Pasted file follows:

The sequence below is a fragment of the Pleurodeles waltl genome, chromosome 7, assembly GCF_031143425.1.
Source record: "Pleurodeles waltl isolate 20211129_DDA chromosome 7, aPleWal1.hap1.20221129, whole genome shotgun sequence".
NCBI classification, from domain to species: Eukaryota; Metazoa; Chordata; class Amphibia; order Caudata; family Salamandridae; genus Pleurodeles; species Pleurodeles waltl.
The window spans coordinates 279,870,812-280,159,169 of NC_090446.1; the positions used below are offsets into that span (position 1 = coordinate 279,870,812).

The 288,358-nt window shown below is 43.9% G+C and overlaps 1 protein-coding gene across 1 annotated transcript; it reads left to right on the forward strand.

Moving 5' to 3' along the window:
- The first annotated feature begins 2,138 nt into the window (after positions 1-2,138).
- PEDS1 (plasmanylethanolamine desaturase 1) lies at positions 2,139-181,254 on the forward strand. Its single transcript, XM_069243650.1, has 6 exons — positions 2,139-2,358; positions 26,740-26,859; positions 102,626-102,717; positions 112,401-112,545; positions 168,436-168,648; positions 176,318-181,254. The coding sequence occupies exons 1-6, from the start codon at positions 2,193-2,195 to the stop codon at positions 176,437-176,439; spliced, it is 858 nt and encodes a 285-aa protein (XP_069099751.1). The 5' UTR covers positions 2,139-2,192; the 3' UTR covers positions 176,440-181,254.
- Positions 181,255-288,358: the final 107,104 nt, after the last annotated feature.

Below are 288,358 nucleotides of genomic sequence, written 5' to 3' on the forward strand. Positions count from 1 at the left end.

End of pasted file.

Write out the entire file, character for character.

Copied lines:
The sequence below is a fragment of the Pleurodeles waltl genome, chromosome 7, assembly GCF_031143425.1.
Source record: "Pleurodeles waltl isolate 20211129_DDA chromosome 7, aPleWal1.hap1.20221129, whole genome shotgun sequence".
NCBI classification, from domain to species: Eukaryota; Metazoa; Chordata; class Amphibia; order Caudata; family Salamandridae; genus Pleurodeles; species Pleurodeles waltl.
The window spans coordinates 279,870,812-280,159,169 of NC_090446.1; the positions used below are offsets into that span (position 1 = coordinate 279,870,812).

The 288,358-nt window shown below is 43.9% G+C and overlaps 1 protein-coding gene across 1 annotated transcript; it reads left to right on the forward strand.

Moving 5' to 3' along the window:
- The first annotated feature begins 2,138 nt into the window (after positions 1-2,138).
- PEDS1 (plasmanylethanolamine desaturase 1) lies at positions 2,139-181,254 on the forward strand. Its single transcript, XM_069243650.1, has 6 exons — positions 2,139-2,358; positions 26,740-26,859; positions 102,626-102,717; positions 112,401-112,545; positions 168,436-168,648; positions 176,318-181,254. The coding sequence occupies exons 1-6, from the start codon at positions 2,193-2,195 to the stop codon at positions 176,437-176,439; spliced, it is 858 nt and encodes a 285-aa protein (XP_069099751.1). The 5' UTR covers positions 2,139-2,192; the 3' UTR covers positions 176,440-181,254.
- Positions 181,255-288,358: the final 107,104 nt, after the last annotated feature.

Below are 288,358 nucleotides of genomic sequence, written 5' to 3' on the forward strand. Positions count from 1 at the left end.